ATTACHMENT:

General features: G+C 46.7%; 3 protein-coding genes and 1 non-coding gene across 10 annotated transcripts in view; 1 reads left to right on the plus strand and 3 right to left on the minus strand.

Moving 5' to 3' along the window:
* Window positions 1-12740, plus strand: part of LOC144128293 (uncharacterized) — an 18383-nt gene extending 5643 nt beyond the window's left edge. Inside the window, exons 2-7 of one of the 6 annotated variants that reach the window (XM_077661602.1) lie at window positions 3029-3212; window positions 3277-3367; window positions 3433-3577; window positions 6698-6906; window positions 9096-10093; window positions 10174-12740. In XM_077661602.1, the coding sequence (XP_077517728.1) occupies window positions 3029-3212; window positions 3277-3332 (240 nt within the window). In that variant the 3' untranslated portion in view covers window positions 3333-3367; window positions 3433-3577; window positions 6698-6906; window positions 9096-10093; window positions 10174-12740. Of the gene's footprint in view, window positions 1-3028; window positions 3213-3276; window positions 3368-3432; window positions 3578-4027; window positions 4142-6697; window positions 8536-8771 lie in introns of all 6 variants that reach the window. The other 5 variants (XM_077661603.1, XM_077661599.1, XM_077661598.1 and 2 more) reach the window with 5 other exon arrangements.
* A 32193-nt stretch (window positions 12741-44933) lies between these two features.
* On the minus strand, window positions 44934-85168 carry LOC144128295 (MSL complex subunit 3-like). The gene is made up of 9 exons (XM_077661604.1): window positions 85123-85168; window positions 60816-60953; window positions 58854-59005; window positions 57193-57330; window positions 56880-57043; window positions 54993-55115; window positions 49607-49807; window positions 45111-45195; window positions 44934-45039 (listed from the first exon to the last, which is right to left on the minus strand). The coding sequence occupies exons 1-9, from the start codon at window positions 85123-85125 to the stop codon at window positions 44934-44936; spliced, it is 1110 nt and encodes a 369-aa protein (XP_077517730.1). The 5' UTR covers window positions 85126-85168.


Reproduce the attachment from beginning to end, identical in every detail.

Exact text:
General features: G+C 46.7%; 3 protein-coding genes and 1 non-coding gene across 10 annotated transcripts in view; 1 reads left to right on the plus strand and 3 right to left on the minus strand.

Moving 5' to 3' along the window:
* Window positions 1-12740, plus strand: part of LOC144128293 (uncharacterized) — an 18383-nt gene extending 5643 nt beyond the window's left edge. Inside the window, exons 2-7 of one of the 6 annotated variants that reach the window (XM_077661602.1) lie at window positions 3029-3212; window positions 3277-3367; window positions 3433-3577; window positions 6698-6906; window positions 9096-10093; window positions 10174-12740. In XM_077661602.1, the coding sequence (XP_077517728.1) occupies window positions 3029-3212; window positions 3277-3332 (240 nt within the window). In that variant the 3' untranslated portion in view covers window positions 3333-3367; window positions 3433-3577; window positions 6698-6906; window positions 9096-10093; window positions 10174-12740. Of the gene's footprint in view, window positions 1-3028; window positions 3213-3276; window positions 3368-3432; window positions 3578-4027; window positions 4142-6697; window positions 8536-8771 lie in introns of all 6 variants that reach the window. The other 5 variants (XM_077661603.1, XM_077661599.1, XM_077661598.1 and 2 more) reach the window with 5 other exon arrangements.
* A 32193-nt stretch (window positions 12741-44933) lies between these two features.
* On the minus strand, window positions 44934-85168 carry LOC144128295 (MSL complex subunit 3-like). The gene is made up of 9 exons (XM_077661604.1): window positions 85123-85168; window positions 60816-60953; window positions 58854-59005; window positions 57193-57330; window positions 56880-57043; window positions 54993-55115; window positions 49607-49807; window positions 45111-45195; window positions 44934-45039 (listed from the first exon to the last, which is right to left on the minus strand). The coding sequence occupies exons 1-9, from the start codon at window positions 85123-85125 to the stop codon at window positions 44934-44936; spliced, it is 1110 nt and encodes a 369-aa protein (XP_077517730.1). The 5' UTR covers window positions 85126-85168.